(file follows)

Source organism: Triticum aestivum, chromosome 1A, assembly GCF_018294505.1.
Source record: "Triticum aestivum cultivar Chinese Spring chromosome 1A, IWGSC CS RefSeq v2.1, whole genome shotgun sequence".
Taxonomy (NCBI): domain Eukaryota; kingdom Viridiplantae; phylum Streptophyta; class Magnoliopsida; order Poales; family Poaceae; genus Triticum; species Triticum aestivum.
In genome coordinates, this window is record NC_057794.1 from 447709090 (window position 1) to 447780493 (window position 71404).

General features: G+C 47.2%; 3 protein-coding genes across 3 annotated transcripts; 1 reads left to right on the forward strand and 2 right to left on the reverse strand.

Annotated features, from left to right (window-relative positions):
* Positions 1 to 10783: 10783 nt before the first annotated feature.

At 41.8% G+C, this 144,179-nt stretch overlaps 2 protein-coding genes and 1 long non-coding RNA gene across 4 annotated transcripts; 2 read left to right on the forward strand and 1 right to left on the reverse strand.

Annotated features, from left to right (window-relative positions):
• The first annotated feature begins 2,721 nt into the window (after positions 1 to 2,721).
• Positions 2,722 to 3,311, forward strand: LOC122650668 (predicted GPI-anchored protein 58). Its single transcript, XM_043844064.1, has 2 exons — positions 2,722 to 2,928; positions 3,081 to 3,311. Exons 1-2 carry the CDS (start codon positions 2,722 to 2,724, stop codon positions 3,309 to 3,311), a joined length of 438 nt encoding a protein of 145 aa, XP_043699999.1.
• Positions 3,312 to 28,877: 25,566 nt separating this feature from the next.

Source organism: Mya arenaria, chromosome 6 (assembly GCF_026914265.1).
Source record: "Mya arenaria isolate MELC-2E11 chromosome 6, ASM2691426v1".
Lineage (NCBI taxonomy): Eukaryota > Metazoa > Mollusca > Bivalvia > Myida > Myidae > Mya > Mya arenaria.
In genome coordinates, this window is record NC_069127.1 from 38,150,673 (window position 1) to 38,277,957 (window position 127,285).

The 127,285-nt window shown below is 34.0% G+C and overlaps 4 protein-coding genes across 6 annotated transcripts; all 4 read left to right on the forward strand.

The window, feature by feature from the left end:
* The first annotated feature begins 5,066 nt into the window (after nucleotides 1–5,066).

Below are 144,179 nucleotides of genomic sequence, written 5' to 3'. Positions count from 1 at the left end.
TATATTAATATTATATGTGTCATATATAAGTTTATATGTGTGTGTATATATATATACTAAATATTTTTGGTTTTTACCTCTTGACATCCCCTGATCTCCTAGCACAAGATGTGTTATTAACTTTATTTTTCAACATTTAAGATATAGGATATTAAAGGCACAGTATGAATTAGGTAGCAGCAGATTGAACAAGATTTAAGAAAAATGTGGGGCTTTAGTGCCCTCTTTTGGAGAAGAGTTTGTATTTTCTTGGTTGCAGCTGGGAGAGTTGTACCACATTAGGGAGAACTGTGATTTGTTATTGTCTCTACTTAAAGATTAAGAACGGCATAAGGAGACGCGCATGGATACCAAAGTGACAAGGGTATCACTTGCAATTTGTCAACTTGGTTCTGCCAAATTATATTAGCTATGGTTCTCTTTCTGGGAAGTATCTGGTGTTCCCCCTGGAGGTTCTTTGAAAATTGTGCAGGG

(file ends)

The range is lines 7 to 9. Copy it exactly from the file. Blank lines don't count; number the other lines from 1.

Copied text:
* Positions 1 to 10783: 10783 nt before the first annotated feature.

At 41.8% G+C, this 144,179-nt stretch overlaps 2 protein-coding genes and 1 long non-coding RNA gene across 4 annotated transcripts; 2 read left to right on the forward strand and 1 right to left on the reverse strand.

Annotated features, from left to right (window-relative positions):